Albany and Galloway plan would just unite American interests against British interests, which wouldn't be in Britain's favor, nor would colonies want to give up their identities for no reason.
. Given that the other colonies were desperate for immigrants to fill labor shortages,
Well Australasia wasn't considering it's lower amount of migration, nor was large amounts of the US. Labour shortages generally just mean industrialists want cheap labour.
it is probable that any centrally-directed laws will be more liberal and will force New England to be relatively liberal, as IOTL.
How is London going to exert power over an autonmous community that want's to be left alone, such as Statutory Neglect.
On the other hand, now there are other strategic reasons to attract immigrants, mainly to populate areas that would otherwise be basically empty of anyone except American Indians (whom the British and certainly the colonials probably wouldn't think much of). So, yes, migration patterns need to be examined...and there are reasons for more as well as less immigration than seen IOTL.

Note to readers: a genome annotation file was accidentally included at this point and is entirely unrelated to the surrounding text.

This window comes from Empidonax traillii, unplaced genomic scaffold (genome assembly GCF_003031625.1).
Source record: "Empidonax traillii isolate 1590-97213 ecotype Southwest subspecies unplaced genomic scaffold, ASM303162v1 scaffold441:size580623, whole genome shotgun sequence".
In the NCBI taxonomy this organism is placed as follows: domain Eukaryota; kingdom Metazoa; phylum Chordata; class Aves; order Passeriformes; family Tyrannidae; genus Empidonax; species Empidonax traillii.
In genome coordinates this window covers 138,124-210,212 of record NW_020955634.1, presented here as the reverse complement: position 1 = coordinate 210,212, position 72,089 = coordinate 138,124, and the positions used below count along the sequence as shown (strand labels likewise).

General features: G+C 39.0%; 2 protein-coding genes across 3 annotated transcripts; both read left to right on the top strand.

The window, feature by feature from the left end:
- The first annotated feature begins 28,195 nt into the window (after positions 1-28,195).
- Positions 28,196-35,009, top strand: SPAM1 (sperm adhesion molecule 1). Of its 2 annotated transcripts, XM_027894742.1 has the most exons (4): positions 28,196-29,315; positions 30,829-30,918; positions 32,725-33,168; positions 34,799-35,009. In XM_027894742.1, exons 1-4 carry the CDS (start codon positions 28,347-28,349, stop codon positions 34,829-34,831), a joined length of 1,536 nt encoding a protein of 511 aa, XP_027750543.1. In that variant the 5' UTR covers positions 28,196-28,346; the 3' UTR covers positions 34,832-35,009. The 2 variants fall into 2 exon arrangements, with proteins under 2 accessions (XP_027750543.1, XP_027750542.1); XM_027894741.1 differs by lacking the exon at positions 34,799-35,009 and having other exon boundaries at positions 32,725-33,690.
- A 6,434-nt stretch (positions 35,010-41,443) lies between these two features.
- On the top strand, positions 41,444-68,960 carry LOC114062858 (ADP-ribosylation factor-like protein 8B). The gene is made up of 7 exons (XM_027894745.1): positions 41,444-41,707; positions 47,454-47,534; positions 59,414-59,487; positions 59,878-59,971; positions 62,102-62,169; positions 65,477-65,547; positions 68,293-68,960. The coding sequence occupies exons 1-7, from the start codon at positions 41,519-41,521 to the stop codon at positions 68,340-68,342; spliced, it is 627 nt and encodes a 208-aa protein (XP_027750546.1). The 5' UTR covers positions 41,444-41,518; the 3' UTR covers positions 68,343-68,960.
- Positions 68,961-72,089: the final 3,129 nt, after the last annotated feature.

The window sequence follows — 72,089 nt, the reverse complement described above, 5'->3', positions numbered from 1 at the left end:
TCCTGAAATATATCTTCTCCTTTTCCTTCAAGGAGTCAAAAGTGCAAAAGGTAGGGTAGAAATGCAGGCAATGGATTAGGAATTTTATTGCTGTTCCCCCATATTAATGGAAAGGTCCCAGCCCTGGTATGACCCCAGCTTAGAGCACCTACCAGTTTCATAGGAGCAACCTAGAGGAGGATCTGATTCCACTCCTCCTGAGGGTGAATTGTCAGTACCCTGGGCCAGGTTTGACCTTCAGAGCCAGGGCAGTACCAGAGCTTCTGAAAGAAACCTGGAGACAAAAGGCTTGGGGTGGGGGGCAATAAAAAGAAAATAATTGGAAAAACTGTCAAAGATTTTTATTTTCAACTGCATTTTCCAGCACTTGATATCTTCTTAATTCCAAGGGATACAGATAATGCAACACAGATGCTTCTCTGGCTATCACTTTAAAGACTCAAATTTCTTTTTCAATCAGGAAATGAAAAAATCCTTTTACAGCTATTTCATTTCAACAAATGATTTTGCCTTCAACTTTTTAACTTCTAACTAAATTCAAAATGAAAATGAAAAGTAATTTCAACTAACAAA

There is also the fundemantal issue of, a majority non-British empire would not want to be part of the British empire. Quebec or the Boers did not want to be under British rule.
 

N7Buck

Banned
One interesting thing with immigration is you might see far more Asian immigration in the late 19th to early 20th century. The pacific coast will likely be underpopulated still at that time and unlikely to be under the control of any powerful local government. If the British back in London are setting immigration policy I think a Chinese Exclusion Act is a bit less likely. You could also easily see cheap labor imported from India and SE Asia.